Saturday, September 19, 2009

The Great St Louis Bank Robbery

The direct cinematic lineage of Michael Mann and Jean Pierre Melville can be found in one little known film from 1959 called "The Great St. Louis Bank Robbery". Made a few years before Melville created an international splash with films like "Le Doulos" and "Second Breath" and decades before Michael Mann stepped behind a camera, John Stix's "The Great St. Louis Bank Robbery" takes as its main themes some very familiar touchstones of these two varied filmmakers- the consummate career criminal obsessed with detail, the fatal relationship with a woman and brazen masculinity. It's a shame that director John Stix didn't get the chance to accumulate these themes and form the same type of stylistically riveting career as Mann or Melville.

"The Great St. Louis Bank Robbery" is a genuinely fatalistic enterprise. The very opening scene, where four men meet in a cold park, is doomed from the outset as their buried resentments, jealousy and inexperience (in the case of college drop out wheelman Steve McQueen in only his second film role) comes boiling to the surface. Add to the mixture an almost repressed homosexuality in ring leader Egan's eyes (Crahan Denton) as he tries to steer the group away from any outside influences (women namely) and judiciously go over every detail of the robbery and one soon gets the idea that we're watching walking corpses going through the motion. The tension comes in the thought of who will survive, if anyone. In essence, "The Great St. Louis Bank Robbery" is 80 minutes of careful preparation and ten minutes of abrupt violence during the bank robbery. Outside of the bank robbery itself, there are several scenes in "The Great St. Louis Bank Robbery" that feel revelatory for 1959. The long shot on Egan as he monologues about the death of his mother... an especially terse scene with McQueen's ex-girlfriend as the crew find out she may know about the robbery... and the aforementioned final bank robbery in which Stix precisely frames and edits the robbery with calm detail, giving precedence to the shadows that steel bars create on the ground or the tormented God shot as McQueen terrorizes a husband and wife. And, the fact that actual police officers and detectives involved in the real-life incident reprised their roles is even more revealing to the film's search for the authentic.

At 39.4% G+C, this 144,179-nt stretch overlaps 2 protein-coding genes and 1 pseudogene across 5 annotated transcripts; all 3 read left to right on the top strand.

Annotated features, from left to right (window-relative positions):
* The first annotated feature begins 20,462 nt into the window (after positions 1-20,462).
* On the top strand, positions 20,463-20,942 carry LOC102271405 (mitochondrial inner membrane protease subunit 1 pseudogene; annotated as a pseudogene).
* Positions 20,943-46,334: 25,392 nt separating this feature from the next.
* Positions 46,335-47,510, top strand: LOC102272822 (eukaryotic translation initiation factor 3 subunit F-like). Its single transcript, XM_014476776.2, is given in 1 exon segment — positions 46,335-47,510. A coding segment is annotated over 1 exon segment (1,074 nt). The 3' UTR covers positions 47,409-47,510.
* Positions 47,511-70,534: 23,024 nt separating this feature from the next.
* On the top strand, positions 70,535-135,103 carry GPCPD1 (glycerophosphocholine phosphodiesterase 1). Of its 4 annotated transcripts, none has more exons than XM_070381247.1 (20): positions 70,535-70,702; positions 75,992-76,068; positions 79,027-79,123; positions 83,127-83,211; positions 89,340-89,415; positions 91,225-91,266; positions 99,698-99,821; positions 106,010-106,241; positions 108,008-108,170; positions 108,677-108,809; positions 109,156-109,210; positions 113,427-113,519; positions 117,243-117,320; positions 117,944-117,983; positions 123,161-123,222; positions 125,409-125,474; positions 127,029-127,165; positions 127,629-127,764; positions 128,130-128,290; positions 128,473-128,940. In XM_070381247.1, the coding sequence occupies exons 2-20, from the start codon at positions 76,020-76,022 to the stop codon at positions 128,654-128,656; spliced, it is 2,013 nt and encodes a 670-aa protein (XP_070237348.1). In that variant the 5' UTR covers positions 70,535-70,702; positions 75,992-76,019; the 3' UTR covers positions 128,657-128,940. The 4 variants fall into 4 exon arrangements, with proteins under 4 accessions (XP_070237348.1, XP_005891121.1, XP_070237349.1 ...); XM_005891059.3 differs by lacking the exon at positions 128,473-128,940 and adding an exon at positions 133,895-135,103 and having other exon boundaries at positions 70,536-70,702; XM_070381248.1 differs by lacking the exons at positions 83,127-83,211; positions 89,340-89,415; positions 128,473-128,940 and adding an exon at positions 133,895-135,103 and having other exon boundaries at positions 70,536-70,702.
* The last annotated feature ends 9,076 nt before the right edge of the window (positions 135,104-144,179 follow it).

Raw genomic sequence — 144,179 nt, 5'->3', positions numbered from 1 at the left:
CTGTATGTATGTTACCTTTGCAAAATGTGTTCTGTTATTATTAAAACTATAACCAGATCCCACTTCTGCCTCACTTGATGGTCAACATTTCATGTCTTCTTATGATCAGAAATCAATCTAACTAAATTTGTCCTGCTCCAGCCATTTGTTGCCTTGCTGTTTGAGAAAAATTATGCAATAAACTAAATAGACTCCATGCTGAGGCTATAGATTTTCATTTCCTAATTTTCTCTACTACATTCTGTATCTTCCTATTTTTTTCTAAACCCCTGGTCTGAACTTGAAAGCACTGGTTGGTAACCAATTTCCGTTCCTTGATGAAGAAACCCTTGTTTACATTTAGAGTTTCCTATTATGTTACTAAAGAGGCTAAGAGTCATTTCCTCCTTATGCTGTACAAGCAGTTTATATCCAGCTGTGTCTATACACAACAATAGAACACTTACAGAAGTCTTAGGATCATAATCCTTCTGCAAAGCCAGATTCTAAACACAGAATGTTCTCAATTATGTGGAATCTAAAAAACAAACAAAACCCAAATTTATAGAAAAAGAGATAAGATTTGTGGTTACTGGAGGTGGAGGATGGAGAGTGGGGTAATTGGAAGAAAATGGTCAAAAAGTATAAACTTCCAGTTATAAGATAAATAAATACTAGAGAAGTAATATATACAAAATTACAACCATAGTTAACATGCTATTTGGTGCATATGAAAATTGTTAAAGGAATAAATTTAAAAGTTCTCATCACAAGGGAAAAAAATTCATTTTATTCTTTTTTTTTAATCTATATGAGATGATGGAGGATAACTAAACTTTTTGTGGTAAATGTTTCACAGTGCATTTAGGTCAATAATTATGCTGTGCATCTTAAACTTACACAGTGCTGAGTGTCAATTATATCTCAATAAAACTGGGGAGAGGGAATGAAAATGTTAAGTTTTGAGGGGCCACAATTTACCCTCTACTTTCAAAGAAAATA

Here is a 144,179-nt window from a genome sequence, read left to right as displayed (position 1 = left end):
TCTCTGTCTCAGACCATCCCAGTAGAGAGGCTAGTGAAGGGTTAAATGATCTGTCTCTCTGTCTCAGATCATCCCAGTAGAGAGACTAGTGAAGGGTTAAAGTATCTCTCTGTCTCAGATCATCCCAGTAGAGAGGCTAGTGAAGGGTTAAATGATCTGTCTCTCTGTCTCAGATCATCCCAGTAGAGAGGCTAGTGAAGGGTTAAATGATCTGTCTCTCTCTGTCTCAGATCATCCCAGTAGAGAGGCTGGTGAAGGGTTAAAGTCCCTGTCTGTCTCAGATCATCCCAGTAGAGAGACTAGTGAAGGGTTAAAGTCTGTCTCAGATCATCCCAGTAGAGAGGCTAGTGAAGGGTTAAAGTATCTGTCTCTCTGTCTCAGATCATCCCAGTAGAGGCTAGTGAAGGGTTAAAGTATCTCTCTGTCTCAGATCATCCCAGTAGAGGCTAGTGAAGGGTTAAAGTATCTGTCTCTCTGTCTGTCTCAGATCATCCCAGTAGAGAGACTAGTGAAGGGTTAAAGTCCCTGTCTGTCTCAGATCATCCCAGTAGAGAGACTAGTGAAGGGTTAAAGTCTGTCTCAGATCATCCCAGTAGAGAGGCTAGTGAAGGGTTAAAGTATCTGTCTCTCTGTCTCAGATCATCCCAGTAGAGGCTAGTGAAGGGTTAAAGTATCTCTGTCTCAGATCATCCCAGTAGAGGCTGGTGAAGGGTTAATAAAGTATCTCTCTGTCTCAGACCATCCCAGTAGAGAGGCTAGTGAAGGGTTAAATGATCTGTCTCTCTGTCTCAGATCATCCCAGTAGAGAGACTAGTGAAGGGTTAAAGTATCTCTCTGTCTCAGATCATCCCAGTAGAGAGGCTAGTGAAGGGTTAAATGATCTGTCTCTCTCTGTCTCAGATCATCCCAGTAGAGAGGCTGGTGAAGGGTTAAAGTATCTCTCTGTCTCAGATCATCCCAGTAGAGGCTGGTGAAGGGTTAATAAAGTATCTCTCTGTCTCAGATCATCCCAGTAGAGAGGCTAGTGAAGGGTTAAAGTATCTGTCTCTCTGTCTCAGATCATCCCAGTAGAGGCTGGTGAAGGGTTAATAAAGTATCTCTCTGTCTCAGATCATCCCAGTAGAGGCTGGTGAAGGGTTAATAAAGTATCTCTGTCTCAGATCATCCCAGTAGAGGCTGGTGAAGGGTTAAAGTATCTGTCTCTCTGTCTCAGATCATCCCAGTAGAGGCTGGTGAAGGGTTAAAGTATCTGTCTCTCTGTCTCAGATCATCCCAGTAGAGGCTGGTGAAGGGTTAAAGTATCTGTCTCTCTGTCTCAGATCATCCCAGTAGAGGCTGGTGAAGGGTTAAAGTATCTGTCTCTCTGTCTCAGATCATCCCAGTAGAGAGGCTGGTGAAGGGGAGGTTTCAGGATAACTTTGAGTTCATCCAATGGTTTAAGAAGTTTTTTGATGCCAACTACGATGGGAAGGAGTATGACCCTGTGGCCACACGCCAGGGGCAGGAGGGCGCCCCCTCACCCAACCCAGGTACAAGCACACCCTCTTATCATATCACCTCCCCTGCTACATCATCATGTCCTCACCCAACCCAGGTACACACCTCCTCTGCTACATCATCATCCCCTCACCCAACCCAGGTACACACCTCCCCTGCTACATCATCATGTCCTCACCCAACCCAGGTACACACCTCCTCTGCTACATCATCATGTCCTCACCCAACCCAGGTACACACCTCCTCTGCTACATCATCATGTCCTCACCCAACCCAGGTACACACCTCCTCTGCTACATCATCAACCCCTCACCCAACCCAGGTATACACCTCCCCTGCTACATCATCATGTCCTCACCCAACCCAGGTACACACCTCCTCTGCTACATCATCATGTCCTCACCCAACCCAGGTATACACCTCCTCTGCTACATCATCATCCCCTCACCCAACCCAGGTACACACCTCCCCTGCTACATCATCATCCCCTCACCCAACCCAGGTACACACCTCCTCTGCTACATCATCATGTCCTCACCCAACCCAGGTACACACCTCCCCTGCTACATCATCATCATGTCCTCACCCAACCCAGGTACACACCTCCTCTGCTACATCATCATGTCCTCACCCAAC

Stix, a Julliard film teacher and director of numerous Broadway plays, never returned to film after "The Great St. Louis Bank Robbery". Perhaps because he was born in St. Louis and wanted to share some hometown flavor with the movie-going public, his debut film struck lightning in a bottle. I would've loved to see what else he could do with the cinematic medium, and especially with the gray-skied and fedora'd criminals who slink beneath the surface and patiently study until they strike. If "The Great St. Louis Bank Robbery" is any indication of his intelligence, we've all missed some great stuff.

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